The ReUse People reduces the solid waste stream and changes the way the built environment is renewed by salvaging building materials and distributing them for reuse.
Tips for Working With Salvaged Materials
By John Morrow
Because you are reading this article, I assume that you have some interest in salvaged building materials — or have an active imagination that lets you see how used items can be repurposed into something completely new.
TRP warehouses always have a number of unique items, so if you come across something that catches your eye, or sparks your imagination, that might just be the time to buy it.
I’d like to encourage you aspiring Do-It-Yourselfers and Weekend Warriors to tackle that project – whatever it is. Remember, safety first and be mindful of local building codes. Here are three basic tips for better and more rewarding projects:
• Take on projects that test your skill level. Sometimes it’s just a matter of tearing into something to see how it all goes together. If you get stuck, sleep on it. And if you still can’t find a solution, don’t be afraid to ask someone who is more knowledgeable.
• The right tool makes all the difference. If you are not quite ready to invest in a tool you may seldom use, borrow one. Or, you can rent almost anything you need from your local home improvement center. In either case, having the right tool will make you more efficient and produce better results.
• Measure twice – or half-a-dozen times if needed. Then cut once. This is especially important if you are working with a limited supply of materials or a one-off piece. If you are working with lumber and make a mistake, hang on to any usable scrap pieces until the end of the project.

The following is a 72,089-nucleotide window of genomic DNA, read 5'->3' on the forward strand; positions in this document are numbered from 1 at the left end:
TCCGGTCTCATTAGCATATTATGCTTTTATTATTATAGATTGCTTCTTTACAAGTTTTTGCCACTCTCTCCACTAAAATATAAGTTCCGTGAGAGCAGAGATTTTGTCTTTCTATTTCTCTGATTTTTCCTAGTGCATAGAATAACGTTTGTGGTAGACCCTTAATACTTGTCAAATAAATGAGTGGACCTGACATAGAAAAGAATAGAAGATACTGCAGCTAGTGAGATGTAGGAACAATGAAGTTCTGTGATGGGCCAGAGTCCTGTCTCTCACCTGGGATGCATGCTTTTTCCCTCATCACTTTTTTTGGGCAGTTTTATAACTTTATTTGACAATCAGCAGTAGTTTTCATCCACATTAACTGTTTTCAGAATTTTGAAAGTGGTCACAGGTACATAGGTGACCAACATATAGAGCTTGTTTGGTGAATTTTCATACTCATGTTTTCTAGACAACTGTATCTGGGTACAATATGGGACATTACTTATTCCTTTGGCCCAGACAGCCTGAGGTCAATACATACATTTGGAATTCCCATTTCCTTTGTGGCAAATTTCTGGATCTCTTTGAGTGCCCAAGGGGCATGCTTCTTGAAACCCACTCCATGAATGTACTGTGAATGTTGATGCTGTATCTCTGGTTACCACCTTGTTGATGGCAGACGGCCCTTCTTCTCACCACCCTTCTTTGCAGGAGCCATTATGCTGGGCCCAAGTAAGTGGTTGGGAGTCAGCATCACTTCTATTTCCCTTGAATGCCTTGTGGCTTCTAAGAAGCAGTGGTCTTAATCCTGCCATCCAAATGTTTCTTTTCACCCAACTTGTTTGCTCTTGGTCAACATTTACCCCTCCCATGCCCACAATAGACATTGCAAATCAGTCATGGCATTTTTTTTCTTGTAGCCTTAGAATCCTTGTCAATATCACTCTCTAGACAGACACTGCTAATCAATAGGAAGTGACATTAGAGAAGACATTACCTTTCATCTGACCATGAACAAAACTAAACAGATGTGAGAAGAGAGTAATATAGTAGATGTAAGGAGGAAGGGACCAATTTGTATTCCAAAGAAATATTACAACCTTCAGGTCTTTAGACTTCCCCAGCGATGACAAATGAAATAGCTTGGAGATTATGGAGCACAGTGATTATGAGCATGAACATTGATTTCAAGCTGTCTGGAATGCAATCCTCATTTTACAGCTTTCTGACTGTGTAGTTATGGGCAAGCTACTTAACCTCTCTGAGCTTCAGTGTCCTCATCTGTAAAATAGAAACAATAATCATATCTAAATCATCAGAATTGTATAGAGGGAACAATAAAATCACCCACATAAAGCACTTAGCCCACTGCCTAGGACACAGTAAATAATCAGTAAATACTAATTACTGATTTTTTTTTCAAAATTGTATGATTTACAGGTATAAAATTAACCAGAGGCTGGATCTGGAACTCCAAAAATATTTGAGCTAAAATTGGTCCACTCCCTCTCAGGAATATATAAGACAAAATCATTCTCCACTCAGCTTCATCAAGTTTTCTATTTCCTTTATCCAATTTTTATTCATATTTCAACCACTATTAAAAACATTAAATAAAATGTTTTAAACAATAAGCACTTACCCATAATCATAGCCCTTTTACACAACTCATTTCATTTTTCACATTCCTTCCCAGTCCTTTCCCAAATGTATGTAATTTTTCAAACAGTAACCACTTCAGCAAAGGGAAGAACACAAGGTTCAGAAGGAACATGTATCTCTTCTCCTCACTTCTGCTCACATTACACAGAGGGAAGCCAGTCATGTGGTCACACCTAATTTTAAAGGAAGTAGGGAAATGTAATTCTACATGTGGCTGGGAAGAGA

Prior to joining The ReUse People, I was a long-time customer and even won one of the TRP ReUse Contests. These days, while I don’t have quite as much time to spend on my personal projects, they still give me a great deal of satisfaction.
One of my current (and on-going) projects is refinishing the basement in our house. It took me a long time to figure out what direction I wanted to take in the room, but when I ran across a set of doors that matched the room’s openings, the decision was made.
A few years ago, TRP had the opportunity to deconstruct a 1920s Carmel bungalow. The house was constructed with 1” x 12” clear redwood and much of it had never been painted. I was able to purchase three mortise lock doors, some of the interior paneling and small beams. Since the doors had originally been hung directly on the wall paneling, I had to create my own jams. I made the door jams, casing and baseboard out of the wall paneling. The top piece of casing and plinth blocks are made from one of the redwood beams. This has been a fun project and I’ve been able to give some old doors a brand new life!
John Morrow is TRP Regional Manager in Oakland, California.